Nginx Fastcgi_cache performance - Disk cached VS tmpfs cached VS serving static file

Maxim Dounin mdounin at
Fri Oct 4 15:11:06 UTC 2013


On Fri, Oct 04, 2013 at 09:43:05AM -0400, ddutra wrote:

> Hello Maxim,
> Thanks again for your considerations and help.
> My first siege tests against the ec2 m1.small production server was done
> using a Dell T410 with 4CPUS x 2.4 (Xeon E5620). It was after your
> considerations about why I did the siege from the same server that
> is running nginx (production).
> The debian machine I am using for the tests has 4vcpus and runs nothing
> else. Other virtual machines run on this server but nothing too heavy. So I
> am "sieging" from a server that has way more power then the one running
> nginx. And I am sieging for a static html file on the production server that
> has 44.2kb.
> Lets run the tests again. This time I'll keep an eye on the siege cpu usage
> and overall server load using htop and vmware vsphere client.
> siege -c40 -b -t120s -i ''   (agaisnt
> production)
> Transactions:                    2010 hits
> Availability:                 100.00 %
> Elapsed time:                 119.95 secs
> Data transferred:              28.12 MB
> Response time:                  2.36 secs
> Transaction rate:              16.76 trans/sec
> Throughput:                     0.23 MB/sec
> Concurrency:                   39.59
> Successful transactions:        2010
> Failed transactions:               0
> Longest transaction:            5.81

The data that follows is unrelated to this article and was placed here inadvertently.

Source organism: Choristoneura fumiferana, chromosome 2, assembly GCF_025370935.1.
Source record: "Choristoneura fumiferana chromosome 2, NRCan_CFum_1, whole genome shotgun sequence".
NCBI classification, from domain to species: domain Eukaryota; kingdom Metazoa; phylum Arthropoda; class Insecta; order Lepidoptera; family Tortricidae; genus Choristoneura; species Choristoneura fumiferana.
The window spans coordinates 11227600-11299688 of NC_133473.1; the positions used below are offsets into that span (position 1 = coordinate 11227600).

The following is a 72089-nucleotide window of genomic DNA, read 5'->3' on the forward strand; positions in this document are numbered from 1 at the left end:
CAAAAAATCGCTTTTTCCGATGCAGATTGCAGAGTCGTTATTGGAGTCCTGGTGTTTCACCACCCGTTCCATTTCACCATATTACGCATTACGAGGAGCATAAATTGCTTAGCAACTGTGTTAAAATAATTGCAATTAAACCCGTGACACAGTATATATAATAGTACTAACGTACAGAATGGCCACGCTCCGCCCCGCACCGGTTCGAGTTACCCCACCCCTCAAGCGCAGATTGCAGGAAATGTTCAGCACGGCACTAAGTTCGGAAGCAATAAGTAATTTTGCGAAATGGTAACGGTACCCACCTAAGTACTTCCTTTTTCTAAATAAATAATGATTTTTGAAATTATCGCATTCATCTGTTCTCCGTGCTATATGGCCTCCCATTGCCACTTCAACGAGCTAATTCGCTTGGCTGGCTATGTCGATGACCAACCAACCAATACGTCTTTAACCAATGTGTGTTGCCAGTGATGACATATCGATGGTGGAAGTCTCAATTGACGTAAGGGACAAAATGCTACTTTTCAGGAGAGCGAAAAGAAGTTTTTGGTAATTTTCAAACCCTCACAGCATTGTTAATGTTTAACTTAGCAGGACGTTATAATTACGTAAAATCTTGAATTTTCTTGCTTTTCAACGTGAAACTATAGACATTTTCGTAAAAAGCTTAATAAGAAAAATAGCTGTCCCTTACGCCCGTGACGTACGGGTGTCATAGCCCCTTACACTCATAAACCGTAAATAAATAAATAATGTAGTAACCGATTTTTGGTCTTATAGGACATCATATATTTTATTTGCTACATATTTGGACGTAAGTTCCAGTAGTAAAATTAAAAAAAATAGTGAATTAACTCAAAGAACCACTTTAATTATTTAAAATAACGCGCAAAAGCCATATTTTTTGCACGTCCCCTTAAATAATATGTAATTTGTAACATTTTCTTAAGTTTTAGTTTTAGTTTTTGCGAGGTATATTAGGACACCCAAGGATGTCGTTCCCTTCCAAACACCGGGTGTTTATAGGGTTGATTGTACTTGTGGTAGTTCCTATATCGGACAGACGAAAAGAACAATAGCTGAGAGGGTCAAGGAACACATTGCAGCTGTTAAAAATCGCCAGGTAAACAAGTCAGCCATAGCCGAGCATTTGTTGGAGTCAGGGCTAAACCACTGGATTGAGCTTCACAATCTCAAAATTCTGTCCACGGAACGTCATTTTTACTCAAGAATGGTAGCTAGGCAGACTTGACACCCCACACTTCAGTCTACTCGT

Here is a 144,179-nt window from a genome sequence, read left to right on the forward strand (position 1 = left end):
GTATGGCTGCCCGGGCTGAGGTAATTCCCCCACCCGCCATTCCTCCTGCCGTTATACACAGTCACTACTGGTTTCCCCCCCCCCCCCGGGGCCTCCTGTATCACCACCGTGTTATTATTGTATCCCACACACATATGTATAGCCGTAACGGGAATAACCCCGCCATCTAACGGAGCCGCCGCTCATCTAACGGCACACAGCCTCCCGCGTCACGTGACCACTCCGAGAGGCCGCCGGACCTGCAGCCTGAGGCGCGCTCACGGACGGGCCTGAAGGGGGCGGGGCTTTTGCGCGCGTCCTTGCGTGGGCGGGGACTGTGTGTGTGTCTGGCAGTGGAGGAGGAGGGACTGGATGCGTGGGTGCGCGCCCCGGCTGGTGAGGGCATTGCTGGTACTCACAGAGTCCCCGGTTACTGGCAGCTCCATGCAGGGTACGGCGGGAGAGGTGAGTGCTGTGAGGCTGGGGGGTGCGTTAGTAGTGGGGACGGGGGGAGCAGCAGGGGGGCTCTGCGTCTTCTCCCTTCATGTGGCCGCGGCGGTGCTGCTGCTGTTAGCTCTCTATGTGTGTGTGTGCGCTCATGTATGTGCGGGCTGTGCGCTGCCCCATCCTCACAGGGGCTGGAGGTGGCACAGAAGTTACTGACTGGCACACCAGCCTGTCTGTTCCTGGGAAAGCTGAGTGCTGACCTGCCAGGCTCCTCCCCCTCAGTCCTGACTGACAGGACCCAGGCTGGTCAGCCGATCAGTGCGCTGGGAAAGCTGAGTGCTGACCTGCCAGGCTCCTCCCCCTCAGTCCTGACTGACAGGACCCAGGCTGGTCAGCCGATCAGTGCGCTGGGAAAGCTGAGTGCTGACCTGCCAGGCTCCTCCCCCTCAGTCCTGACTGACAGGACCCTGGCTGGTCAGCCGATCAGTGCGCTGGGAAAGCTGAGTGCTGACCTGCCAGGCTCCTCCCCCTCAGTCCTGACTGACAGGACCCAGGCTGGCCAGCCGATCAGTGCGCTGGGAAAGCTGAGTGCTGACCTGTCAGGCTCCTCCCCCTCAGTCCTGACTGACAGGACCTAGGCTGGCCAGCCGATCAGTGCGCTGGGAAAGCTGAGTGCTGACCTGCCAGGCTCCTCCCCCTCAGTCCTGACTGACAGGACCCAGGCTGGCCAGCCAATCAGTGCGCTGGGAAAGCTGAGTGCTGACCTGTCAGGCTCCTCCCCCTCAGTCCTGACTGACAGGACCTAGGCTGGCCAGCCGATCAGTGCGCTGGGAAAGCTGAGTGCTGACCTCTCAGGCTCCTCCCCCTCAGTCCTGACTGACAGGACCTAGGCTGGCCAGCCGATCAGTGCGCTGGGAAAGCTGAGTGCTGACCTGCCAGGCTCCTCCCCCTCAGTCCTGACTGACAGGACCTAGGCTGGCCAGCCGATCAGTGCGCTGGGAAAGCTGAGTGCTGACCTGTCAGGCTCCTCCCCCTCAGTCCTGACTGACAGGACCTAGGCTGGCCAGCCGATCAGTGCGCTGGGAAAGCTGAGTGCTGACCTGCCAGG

> Shortest transaction:           0.01

If this was a 44k file, this likely means you have gzip filter 
enabled, as 28.12M / 2010 hits == 14k.

Having gzip enabled might indeed result in relatively high CPU 
usage, and may result in such numbers in CPU-constrained cases.

For static html files, consider using gzip_static, see  Also consider tuning 
gzip_comp_level to a lower level if you've changed it from a 
default (1).

And, BTW, I've also tried to grab you exact test file from the 
above link, and it asks for a password.  Please note that checking 
passwords is expensive operation, and can be very expensive 
depending on password hash algorithms you use.  If you test 
against password-protected file - it may be another source of 

Just for reference, here are results from my virtual machine, a 
45k file, with gzip enabled:

Transactions:		      107105 hits
Availability:		      100.00 %
Elapsed time:		      119.30 secs
Data transferred:	     1254.22 MB
Response time:		        0.04 secs
Transaction rate:	      897.80 trans/sec
Throughput:		       10.51 MB/sec
Concurrency:		       39.91
Successful transactions:      107105
Failed transactions:	           0
Longest transaction:	        0.08
Shortest transaction:	        0.01

> Siege cpu usage was like 1~~2% during the entire 120s.

Please note that CPU percentage as printed for siege might be 
incorrect and/or confusing for various reasons.  Make sure to look 
at _idle_ time on a server.

> On the other hand, ec2 m1.small (production nginx) was 100% the entire time.
> All nginx.

Ok, so you are CPU-bound, which is good.  And see above 
for possible reasons.


> I belive this machine I just did this test is more powerful then our
> notebooks. AVG CPU during the tests is 75%, 99% consumed by nginx. So it can
> only be something in nginx config file.
> Here is my nginx.conf
> And here is the virtualhost file I am fetching this test.html page com, it
> is the default virtual host and the same one I use for status consoles etc.
> If you could please take a look. There is a huge difference between your
> results and mine. I am sure i am doing something wrong here.

The "gzip_comp_level 6;" in your config mostly explains things.  
With gzip_compl_level set to 6 I get something about 450 r/s on my 
notebook, which is a bit closer to your results.  There is no need to 
compress pages that hard - there is almost no difference in the 
resulting document size, but there is huge difference in CPU time 
required for compression.

Pagespeed also likely to consume lots of CPU power, and switching 
it off should be helpfull.

Maxim Dounin

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